Review: Manchester by the Sea (2016)


We’ve all had moments like this, maybe not on a boat: Amazon Studios/K Period Media

The Oscars are almost upon us and once again I’ve only managed to see about half of the movies in the running. LA LA LAND might be the bookies’ favourite, but MANCHESTER BY THE SEA is my pick to take the top honour. Sometimes honesty and groundedness is more lasting than heady escapism, and Kenneth Lonergan’s drama certainly made far more of an impact on me.

Lee Chandler (Casey Affleck) is forced to take a sabbatical and travel from Boston to Manchester to look after his nephew Patrick (Lucas Hedges) following the sudden death of his brother Joe (Kyle Chandler). Lee does not want to stay in a place filled with so many painful memories and is far from the most ideal, or willing guardian, and Patrick responds badly to the interruption of his full social life. Will they be able to find a compromise and just get along?

Affleck has always been good, but he’s never quite been this good. He turns Lee’s social awkwardness into an art form- at first, you think he just doesn’t care because he’s not a people person (see his passive-aggressive responses to his building tenants and his blunt refusal of any advance made by a woman). But as the story progresses, you come to realise how much daily agony he is in over his past and that he is simply protecting himself, his only way to get through life and stick to routines with as few personal ties and distractions as possible. I’m not convinced Lee was ever a particularly extrovert person even before his tragedy – we see him open and happy with ex-wife Randy (Michelle Williams) in flashback, but he always had a confident and determined older brother in Joe to take the majority of the limelight and to look out for him.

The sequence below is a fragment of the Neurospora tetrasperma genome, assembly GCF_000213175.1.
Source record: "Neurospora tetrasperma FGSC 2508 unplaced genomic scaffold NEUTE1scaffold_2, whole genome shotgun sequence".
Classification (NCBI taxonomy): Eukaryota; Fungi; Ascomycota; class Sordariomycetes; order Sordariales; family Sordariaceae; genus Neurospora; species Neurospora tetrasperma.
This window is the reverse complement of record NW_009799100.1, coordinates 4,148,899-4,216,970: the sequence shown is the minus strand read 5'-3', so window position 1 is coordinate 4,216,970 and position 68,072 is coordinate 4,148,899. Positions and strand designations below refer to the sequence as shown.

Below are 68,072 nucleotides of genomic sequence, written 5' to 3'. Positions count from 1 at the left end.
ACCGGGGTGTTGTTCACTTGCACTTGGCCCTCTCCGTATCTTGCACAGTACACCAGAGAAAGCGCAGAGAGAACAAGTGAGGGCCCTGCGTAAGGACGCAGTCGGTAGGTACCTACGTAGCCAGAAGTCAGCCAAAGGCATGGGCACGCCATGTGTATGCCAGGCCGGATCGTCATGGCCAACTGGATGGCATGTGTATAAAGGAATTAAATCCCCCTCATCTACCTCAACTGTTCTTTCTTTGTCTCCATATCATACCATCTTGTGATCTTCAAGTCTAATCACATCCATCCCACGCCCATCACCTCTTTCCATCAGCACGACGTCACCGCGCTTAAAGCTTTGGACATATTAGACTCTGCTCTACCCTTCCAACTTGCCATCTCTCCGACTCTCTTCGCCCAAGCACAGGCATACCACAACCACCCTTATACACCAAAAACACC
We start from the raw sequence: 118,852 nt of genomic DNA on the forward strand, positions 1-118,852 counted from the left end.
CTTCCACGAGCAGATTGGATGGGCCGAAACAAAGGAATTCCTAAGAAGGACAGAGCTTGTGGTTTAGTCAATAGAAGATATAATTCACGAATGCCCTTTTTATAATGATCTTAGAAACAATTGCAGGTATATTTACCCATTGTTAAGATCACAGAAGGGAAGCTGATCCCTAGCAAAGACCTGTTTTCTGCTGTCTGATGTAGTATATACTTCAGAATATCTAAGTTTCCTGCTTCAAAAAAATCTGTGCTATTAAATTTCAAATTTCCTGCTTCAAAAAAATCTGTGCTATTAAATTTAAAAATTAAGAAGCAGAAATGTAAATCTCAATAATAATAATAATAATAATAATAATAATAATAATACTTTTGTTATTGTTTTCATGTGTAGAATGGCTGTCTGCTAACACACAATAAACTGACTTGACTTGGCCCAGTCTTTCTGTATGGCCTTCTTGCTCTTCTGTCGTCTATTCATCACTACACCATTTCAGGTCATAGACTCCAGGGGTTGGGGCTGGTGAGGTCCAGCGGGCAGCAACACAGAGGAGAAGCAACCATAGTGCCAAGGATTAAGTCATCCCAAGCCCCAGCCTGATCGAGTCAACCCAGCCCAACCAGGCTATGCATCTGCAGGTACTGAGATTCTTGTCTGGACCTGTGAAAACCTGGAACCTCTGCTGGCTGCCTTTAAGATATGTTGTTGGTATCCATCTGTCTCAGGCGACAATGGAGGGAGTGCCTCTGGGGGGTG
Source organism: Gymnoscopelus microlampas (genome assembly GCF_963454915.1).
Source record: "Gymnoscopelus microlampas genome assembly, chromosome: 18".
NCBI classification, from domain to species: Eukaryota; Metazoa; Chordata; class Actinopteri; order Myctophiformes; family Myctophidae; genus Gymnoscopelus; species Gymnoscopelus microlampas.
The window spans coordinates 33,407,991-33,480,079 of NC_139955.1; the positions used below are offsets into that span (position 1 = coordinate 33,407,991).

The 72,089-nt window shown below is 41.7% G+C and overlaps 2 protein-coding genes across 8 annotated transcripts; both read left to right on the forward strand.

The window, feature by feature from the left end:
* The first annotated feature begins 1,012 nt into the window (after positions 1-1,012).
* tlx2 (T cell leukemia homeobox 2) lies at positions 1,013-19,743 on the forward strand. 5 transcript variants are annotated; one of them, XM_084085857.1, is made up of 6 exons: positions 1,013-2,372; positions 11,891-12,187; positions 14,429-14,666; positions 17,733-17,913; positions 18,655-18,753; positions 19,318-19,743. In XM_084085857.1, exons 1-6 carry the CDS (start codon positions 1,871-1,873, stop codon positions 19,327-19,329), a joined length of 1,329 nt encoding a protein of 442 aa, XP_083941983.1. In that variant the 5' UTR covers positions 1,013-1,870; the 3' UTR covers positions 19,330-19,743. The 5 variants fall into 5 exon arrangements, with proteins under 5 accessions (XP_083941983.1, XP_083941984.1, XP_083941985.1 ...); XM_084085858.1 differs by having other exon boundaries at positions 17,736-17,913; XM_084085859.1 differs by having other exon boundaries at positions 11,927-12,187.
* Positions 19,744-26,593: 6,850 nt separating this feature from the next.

While Michelle Williams gets second billing, and Randy is an important contributing factor to where Lee finds himself, she is hardly in the film in terms of screentime and the emotional core comes from the very real reluctant relationship between Lee and Patrick and the unflinchingly honest way Affleck and Hedges play it. In their hands, faltering relationship advice from an emotionally repressed guardian and bickering about priorities becomes far more compelling than a marriage that can’t survive a tragic accident. The supporting players (especially Kyle Chandler and CJ Wilson) all put in strong work, but it all comes back sooner or later to the reluctant family forced together by circumstance.

The film wasn’t as unrelentingly miserable as I expected, either. Serene seascapes juxtapose the trauma and tragedy is punctuated with darkly funny moments, just as real life is. Patrick insists on seeing his father’s body and does a full 180 straight out the door with a grimace and a “nope” immediately upon seeing the cadaver (“How does he look?”/”He looks dead”). Bravely, even the story’s emotional crest, where we witness the very moment of Lee’s eternal torment, is broken by a problem with a stubborn ambulance gurney.

I did find the music a little incessant at times. When emotions are running so high and the situation is so grounded in the real, you really don’t need any more prompts to feel. I’m also not sure the loose plot structure with past and present blurring to represent Lee’s hazy view of things was entirely necessary. For me, the story might have had an even greater emotional crescendo if the story was told straight and chronologically, especially considering the lengthy runtime, but that could be down to your preference in filmmaking style.

Though faultless performances and characterisation across the board and a sure hand behind the camera, Manchester by the Sea grabs you by the soul and doesn’t let go. I know La La Land is lovely, but this is the real keeper, one that’ll keep eliciting a reaction as long as modern families are funny, sad and complicated units. SSP

About Sam Sewell-Peterson

Writer and film fanatic fond of black comedies, sci-fi, animation and films about dysfunctional families.
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1 Response to Review: Manchester by the Sea (2016)

  1. Pingback: Review: A Ghost Story (2017) | SSP Thinks Film

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